Educational breakthrough puts students in a class of their own
Education is one of the last frontiers in cross-strait relations. It took the Taiwanese businessmen of Dongguan four years of complex negotiations to win approval to set up a school for their children so that they would not have to be separated from their families.
It was harder for the Ministry of Education to approve a Taiwanese school than one for Americans, French, Germans, Japanese or other nationals because of the political sensitivities.
The businessmen received approval in October 1999 and opened the school in September 2000 on a site of 20 hectares in a rural township in northern Dongguan. It has 1,760 students, from kindergarten to senior high: because of the remote location, all live on campus. It is not permitted to accept children of mainland parents. The Taiwanese business communities of Kunshan and Shanghai followed suit and have established similar schools in their two cities, with 600 and 400 pupils respectively.
Students, who study traditional and not simplified characters, receive a certificate that allows them to apply for universities in Taiwan and the mainland. Its graduates have been accepted by Beijing, People's and Zhongshan universities.
'We use teachers and class materials from Taiwan but avoid issues that are sensitive, such as some post-1949 topics,' said the school's secretary-general Wei Wan-ling. It does not fly the Republic of China flag or play its national anthem. 'Students can take extra classes in Taiwan, to prepare for the exams.'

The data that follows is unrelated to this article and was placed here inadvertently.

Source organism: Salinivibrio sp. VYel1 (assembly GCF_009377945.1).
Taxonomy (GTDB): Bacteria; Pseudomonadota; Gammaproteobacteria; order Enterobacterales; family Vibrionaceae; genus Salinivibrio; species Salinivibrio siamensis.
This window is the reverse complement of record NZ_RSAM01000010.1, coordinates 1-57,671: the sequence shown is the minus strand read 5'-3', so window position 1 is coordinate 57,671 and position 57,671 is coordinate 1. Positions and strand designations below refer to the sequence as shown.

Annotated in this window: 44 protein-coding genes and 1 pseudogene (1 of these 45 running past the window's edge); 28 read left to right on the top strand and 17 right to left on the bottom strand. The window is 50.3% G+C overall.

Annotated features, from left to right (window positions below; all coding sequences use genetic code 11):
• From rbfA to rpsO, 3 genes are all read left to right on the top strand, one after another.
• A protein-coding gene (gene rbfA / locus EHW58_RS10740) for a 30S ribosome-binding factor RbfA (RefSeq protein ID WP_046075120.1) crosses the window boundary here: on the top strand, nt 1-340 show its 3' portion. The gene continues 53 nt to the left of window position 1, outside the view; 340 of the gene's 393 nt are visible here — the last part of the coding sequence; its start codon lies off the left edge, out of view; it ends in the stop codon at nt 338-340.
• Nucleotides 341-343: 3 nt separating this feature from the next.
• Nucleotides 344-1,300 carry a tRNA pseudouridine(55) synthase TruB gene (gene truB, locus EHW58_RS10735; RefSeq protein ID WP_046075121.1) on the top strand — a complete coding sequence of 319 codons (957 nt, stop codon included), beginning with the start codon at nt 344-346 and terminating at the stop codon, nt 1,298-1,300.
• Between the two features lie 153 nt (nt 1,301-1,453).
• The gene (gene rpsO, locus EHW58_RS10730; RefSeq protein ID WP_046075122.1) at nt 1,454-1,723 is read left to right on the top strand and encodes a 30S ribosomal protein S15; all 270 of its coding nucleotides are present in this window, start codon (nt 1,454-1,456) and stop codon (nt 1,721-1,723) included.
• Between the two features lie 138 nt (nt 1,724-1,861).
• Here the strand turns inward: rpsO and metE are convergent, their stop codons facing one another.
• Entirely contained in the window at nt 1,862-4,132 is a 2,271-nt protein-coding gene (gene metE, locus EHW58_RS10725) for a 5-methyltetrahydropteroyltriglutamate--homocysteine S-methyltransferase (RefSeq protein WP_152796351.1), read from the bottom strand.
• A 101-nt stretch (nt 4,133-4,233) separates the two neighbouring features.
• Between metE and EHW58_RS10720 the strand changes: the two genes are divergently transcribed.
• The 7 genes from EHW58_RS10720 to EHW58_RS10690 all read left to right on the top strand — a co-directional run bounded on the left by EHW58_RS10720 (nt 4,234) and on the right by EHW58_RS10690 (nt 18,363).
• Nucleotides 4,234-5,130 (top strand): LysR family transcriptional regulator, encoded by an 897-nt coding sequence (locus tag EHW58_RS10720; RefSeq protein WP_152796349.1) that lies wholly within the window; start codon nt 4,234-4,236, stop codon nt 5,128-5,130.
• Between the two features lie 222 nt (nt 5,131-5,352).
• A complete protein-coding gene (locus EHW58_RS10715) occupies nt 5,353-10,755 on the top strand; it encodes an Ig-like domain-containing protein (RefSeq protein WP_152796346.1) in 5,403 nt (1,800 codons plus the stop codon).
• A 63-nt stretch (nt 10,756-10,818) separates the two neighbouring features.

Major changes in cross-strait education are likely during the four-year term of office of Ma Ying-jeou. The government of Chen Shui-bian would not recognise Chinese educational qualifications, making it impossible for its students to enrol in Taiwan's 90 universities. But as the birth rate falls and foreigners increasingly choose to learn Putonghua in China and not Taiwan, these universities face a serious shortage of students; some face closure. Students from the mainland are the obvious market to make up the shortfall. A survey of Taiwan university chiefs found 90 per cent in favour of admitting them.
During his election campaign, Mr Ma promised to open the door to mainland students. This would require a change in the law, recognising secondary school diplomas from the mainland and allowing mainland students to take the entrance exam. The government will also have to address the issue of whether they could work in Taiwan after they had graduated with a Taiwan degree. This is a sensitive issue, with many on the island fearing they would lose their jobs to better qualified mainlanders. The mainland is more liberal. Thousands of Taiwanese study in mainland universities and can work in the country after their graduation, in whatever companies they choose.